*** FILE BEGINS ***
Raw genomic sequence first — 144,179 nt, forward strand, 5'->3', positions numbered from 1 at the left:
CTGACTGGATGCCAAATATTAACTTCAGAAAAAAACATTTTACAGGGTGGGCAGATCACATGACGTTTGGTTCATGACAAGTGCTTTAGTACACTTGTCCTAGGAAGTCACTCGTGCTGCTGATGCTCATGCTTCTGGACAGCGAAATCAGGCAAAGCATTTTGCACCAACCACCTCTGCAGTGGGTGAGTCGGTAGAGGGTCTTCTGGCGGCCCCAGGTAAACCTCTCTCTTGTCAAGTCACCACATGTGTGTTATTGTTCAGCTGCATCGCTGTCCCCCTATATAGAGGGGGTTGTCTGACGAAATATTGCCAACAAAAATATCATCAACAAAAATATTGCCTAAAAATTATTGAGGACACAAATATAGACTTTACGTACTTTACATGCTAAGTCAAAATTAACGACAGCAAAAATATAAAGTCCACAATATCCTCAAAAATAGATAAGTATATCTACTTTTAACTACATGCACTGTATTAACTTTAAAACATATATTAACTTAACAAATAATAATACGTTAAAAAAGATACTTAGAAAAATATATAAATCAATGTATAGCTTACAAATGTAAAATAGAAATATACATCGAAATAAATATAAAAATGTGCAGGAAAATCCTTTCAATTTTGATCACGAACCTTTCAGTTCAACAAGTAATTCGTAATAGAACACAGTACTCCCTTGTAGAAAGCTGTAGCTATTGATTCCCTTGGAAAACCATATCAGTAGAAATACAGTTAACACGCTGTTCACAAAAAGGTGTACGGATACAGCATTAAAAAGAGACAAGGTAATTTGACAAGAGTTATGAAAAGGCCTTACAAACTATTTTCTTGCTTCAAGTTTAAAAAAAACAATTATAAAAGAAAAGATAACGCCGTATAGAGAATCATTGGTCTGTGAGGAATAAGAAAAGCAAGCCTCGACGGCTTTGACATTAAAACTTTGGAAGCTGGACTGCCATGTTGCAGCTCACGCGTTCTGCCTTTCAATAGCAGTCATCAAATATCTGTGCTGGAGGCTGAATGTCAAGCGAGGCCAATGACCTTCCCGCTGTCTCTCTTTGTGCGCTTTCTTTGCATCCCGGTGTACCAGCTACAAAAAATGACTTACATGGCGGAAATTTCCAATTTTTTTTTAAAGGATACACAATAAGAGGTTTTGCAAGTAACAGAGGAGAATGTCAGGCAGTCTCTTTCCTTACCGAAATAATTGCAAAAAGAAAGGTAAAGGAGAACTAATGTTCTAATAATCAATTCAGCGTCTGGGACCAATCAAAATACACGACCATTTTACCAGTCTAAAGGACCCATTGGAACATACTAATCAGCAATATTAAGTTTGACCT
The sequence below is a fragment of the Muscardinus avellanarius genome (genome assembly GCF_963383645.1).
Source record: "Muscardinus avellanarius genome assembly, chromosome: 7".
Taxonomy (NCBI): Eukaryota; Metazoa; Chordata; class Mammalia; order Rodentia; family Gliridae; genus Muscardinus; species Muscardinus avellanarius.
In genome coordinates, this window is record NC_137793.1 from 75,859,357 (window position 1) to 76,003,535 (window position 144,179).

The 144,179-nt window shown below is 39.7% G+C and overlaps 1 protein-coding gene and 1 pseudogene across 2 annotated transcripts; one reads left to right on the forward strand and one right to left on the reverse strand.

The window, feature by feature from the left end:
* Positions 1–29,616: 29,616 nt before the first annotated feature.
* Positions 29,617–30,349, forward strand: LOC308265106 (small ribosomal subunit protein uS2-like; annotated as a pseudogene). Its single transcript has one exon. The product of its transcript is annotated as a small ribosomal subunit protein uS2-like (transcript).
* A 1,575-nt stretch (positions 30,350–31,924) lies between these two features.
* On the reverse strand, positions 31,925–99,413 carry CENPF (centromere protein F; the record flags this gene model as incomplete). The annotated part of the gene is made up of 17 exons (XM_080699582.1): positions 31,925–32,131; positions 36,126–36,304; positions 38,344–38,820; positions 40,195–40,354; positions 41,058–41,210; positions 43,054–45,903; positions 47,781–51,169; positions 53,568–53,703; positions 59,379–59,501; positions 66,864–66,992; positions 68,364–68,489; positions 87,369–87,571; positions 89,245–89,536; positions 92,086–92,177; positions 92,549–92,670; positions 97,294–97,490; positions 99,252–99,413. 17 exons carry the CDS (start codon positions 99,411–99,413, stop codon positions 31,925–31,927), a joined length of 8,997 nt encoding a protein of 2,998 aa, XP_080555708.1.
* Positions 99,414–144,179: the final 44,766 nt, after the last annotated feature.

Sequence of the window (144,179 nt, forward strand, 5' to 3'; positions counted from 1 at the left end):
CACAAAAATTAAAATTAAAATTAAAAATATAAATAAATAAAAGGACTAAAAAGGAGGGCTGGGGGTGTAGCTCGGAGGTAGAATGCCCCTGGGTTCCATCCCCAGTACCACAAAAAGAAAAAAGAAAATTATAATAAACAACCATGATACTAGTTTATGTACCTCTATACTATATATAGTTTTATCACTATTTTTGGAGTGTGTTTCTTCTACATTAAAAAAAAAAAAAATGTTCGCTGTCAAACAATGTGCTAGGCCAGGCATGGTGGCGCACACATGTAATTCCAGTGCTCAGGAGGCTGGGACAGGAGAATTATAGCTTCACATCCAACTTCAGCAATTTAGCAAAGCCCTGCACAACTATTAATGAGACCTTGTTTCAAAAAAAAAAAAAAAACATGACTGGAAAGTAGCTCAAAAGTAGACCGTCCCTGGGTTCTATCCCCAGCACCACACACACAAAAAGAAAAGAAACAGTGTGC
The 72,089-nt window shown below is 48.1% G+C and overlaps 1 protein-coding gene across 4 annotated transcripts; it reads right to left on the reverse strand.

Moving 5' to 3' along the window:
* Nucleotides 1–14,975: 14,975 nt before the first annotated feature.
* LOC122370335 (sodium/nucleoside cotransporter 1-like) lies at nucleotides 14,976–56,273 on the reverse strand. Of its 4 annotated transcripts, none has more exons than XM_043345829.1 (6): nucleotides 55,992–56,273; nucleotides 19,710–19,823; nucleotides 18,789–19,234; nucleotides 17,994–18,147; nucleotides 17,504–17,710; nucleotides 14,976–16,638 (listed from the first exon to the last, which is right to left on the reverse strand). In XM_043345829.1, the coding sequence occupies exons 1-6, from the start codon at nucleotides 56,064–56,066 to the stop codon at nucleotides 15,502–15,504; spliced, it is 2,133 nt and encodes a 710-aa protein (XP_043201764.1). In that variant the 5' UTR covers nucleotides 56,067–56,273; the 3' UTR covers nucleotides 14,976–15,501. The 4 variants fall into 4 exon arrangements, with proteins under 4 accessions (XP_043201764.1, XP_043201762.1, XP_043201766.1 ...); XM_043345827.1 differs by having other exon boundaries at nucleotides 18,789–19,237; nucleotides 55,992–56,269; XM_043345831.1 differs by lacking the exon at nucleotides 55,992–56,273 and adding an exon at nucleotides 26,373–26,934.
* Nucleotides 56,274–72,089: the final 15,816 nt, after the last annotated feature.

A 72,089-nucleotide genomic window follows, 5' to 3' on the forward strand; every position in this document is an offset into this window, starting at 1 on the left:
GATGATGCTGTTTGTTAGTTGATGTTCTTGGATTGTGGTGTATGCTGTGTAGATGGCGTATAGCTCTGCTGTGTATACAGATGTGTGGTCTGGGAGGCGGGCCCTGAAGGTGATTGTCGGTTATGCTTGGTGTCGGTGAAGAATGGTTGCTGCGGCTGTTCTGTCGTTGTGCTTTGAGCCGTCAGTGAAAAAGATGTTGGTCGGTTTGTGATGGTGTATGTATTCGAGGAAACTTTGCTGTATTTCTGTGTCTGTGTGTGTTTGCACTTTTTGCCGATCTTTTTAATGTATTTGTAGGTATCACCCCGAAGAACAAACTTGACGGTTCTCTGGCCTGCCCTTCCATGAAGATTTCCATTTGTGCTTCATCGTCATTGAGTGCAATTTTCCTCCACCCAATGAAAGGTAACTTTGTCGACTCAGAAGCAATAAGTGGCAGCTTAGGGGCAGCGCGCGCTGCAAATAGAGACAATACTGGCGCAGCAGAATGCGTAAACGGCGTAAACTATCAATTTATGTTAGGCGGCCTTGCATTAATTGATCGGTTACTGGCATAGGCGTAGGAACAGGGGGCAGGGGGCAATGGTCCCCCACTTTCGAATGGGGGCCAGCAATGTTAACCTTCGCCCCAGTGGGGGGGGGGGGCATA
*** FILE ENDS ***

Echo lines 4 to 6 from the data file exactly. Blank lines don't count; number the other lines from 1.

Source record: "Muscardinus avellanarius genome assembly, chromosome: 7".
Taxonomy (NCBI): Eukaryota; Metazoa; Chordata; class Mammalia; order Rodentia; family Gliridae; genus Muscardinus; species Muscardinus avellanarius.
In genome coordinates, this window is record NC_137793.1 from 75,859,357 (window position 1) to 76,003,535 (window position 144,179).